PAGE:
Features and Specifications
Gigabyte’s Aorus brand is aimed squarely at performance-hungry gamers. Like Asus ROG and AOC Agon, its products are focused on speed and smoothness, the two most important factors in good gameplay. While many players seek maximum resolution or cutting-edge features, like HDR, the most competitive players go for the bleeding edge: a 240 Hz screen with the lowest possible response time and some form of adaptive sync.
The Aorus KD25F runs with the fastest displays we’ve tested. It’s a 24.5-inch TN panel with a native 240 Hz refresh rate and FreeSync and G-Sync Compatible certifications. It doesn’t offer 4K resolution, HDR, or extended color but claims a 0.5ms response time, the fastest we’ve seen marketed to date. Also, in keeping with the latest gaming monitors, there’s a slick RGB lighting effect on the panel’s backside and the upright. For $500, no hardcare gamer will want to be without the KD25F.
Aorus KD25F Specifications
|Panel Type and Backlight||TN / W-LED, edge array|
|Screen Size, Aspect Ratio||24.5 inches / 16:9|
|Max Resolution & Refresh Rate||1920x1080 @ 240Hz, FreeSync: 48-240Hz, G-Sync Compatible|
|Native Color Depth & Gamut||8-bit / sRGB|
|Response Time (GTG)||0.5ms|
|Video Inputs||1x DisplayPort 1.2, 2x HDMI 2.0|
|Audio||1x 3.5mm audio input, 1x 3.5mm headphone output|
|USB||1x up, 3x down|
|Power Consumption||21w, brightness @ 200 nits|
|Panel Dimensions(WxHxD with base)||21.9 x 16.4-21.5 x 9.3 inches / 556 x 417-546 x 236mm|
|Panel Thickness||2.5 inches / 64mm|
|Bezel Width||Top/sides: 0.2 inch / 6mm, Bottom: 0.4 inch / 22mm|
|Weight||15 pounds / 6.8kg|
We’ve reviewed a number of 25-inch screens with 240 Hz refresh rates, like the Alienware AW2518H and AOC’s AG251FZ, and they’re excellent for competitive gaming. For sheer speed, response and smoothness, they can’t be beat. Some will decry their TN screens running at FHD resolution. But ultimately, it’s about quality of motion. When objects and backgrounds move quickly on screen, the pixel count doesn’t matter if the monitor can’t keep up. This requires a responsive panel and a high refresh rate. Most of the 240 Hz displays we’ve seen claim a 1ms response time, but Aorus halves that at 0.5ms. Our testing is a bit more strenuous and produced 6-7ms for the other panels, but the KD25F has broken our benchmark record with a 5ms score. How much difference does that make? Plenty, as it turns out. Along with a superbly engineered overdrive feature, the KD25F has the best motion processing we’ve ever seen.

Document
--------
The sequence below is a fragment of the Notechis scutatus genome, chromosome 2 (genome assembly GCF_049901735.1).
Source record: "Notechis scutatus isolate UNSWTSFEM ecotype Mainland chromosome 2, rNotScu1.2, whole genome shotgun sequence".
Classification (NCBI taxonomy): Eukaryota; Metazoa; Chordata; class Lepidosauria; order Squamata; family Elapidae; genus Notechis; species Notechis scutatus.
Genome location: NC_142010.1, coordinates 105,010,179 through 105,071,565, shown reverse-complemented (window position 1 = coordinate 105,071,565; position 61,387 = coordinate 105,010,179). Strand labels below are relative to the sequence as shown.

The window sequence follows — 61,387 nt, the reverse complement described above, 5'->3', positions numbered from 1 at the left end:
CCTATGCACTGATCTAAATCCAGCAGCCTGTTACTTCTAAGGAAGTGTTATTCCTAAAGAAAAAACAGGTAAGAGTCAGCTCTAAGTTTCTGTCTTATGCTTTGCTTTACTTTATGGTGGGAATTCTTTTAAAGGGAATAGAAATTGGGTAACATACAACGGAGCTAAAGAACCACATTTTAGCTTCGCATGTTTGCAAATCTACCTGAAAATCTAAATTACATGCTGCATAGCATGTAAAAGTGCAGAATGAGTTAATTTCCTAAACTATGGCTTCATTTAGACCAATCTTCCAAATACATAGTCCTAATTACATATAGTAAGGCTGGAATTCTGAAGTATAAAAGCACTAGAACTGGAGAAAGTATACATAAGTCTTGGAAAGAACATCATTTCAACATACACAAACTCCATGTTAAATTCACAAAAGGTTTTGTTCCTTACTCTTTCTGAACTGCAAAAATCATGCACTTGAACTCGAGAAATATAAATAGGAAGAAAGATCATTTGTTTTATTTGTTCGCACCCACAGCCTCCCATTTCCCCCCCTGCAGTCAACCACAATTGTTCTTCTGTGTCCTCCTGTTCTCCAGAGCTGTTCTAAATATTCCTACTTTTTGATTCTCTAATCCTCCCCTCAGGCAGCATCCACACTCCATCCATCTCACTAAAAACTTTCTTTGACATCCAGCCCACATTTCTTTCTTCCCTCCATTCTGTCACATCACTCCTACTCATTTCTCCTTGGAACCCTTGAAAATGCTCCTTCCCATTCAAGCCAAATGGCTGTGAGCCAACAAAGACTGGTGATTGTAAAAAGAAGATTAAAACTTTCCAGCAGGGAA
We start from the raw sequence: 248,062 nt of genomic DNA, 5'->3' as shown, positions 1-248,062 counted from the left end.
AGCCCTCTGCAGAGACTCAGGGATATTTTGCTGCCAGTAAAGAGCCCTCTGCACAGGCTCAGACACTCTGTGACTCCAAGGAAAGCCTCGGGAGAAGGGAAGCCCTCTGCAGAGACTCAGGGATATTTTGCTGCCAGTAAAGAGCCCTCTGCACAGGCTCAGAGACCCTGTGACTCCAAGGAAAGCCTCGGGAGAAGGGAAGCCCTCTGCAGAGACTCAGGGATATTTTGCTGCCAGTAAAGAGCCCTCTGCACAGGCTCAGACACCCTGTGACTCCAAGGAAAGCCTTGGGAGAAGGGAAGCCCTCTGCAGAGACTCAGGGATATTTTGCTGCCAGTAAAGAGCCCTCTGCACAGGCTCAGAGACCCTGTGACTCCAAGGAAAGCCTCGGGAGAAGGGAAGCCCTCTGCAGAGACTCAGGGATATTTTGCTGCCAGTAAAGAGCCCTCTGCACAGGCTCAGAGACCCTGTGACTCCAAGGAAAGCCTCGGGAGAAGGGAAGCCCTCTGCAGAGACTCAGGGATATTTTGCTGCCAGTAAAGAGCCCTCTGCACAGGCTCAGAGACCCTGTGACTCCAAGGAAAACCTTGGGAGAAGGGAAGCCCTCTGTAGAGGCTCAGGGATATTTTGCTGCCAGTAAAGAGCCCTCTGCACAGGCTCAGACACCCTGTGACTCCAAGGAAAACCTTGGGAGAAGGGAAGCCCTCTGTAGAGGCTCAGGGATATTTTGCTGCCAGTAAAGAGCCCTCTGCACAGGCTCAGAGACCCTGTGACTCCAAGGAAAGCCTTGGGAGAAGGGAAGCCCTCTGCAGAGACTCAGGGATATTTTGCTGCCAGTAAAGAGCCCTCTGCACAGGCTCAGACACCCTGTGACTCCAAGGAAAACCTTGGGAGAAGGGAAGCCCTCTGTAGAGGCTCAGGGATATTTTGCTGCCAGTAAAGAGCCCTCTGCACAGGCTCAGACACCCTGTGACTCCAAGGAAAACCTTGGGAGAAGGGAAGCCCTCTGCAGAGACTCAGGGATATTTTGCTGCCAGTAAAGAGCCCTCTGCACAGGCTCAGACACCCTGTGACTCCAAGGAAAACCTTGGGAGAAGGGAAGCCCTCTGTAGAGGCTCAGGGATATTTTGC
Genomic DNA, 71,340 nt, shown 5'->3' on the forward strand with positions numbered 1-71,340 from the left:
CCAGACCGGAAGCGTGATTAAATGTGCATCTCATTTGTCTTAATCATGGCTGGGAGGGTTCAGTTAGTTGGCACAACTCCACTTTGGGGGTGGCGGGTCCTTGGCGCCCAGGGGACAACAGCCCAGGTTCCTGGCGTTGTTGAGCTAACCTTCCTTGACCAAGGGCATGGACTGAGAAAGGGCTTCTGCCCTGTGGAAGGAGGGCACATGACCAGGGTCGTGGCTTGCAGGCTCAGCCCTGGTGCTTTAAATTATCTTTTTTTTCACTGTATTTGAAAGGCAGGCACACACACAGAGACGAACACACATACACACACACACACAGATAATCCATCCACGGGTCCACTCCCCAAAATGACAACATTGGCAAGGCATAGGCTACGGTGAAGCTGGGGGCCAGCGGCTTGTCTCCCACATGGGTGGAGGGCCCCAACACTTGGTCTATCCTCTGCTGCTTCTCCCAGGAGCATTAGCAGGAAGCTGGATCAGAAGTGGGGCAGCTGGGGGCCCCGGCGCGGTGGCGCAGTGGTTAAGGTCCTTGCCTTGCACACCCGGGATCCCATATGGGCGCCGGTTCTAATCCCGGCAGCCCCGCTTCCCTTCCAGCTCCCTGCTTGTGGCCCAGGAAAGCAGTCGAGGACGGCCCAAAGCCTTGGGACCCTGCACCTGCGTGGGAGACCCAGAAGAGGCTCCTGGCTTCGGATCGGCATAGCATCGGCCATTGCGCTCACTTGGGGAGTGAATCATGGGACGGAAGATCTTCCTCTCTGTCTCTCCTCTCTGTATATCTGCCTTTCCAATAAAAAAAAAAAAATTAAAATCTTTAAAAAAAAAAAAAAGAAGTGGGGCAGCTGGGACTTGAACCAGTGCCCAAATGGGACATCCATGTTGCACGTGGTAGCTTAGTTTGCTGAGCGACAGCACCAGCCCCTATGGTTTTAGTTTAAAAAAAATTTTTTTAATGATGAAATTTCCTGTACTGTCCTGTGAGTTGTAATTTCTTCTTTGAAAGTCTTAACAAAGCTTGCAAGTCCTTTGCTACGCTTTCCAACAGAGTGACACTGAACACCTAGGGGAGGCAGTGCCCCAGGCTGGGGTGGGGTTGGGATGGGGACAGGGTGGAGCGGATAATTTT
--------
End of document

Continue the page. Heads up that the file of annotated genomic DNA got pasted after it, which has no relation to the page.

The feature list is appropriate for a monitor in this price range. You get multiple picture modes with three custom memories for user settings, accurate color in the sRGB realm and FreeSync to go along with that 240 Hz refresh, which is achieved without overclock. We also confirmed that the KD25F is G-Sync Compatible by running it with an Nvidia GeForce GTX 1080 Ti FE graphics card and the latest drivers from Nvidia. Build quality is superb, and stylincord
Unpacking and Accessories
The panel, upright and all-metal base must be joined together before the fun begins. No tools are required. We noticed a small group of contacts between the upright and panel. That for powering the lighting effect, which extends to a glowing logo on the upright itself. It’s the first time we’ve seen lighting in that particular configuration.
The cable bundle has HDMI, DisplayPort and USB 3.0, along with power cords for three different regions. The power supply is internal, so no desktop brick is necessary.
The screen’s bezel is flush and measures just 6mm on the top and sides. Multi-screen setups are a breeze with the KD25F, as the dividing lines are very narrow. An on-screen alignment guide is there to help line up the images perfectly. The bottom sports a wider trim strip with an Aorus logo as its only feature.
Controls consist of a single joystick at the bottom-center that takes care of all monitor functions, including power. A small but bright LED indicates power status. If it’s too intense for dark-room gaming, you can turn if off in the on-screen display (OSD).
The RGB lighting is among the better ones we’ve seen with a soft glow coming from the back of both the panel and the upright. That feature precludes a VESA mount, so you won’t be able to use an aftermarket monitor arm or bracket with the KD25F. Movements are firm and of high quality with 5.1 inches of height range, plus 20-degree swivel to either side, 21-degree back tilt and 5-degree forward. You also get a 90-degree portrait mode.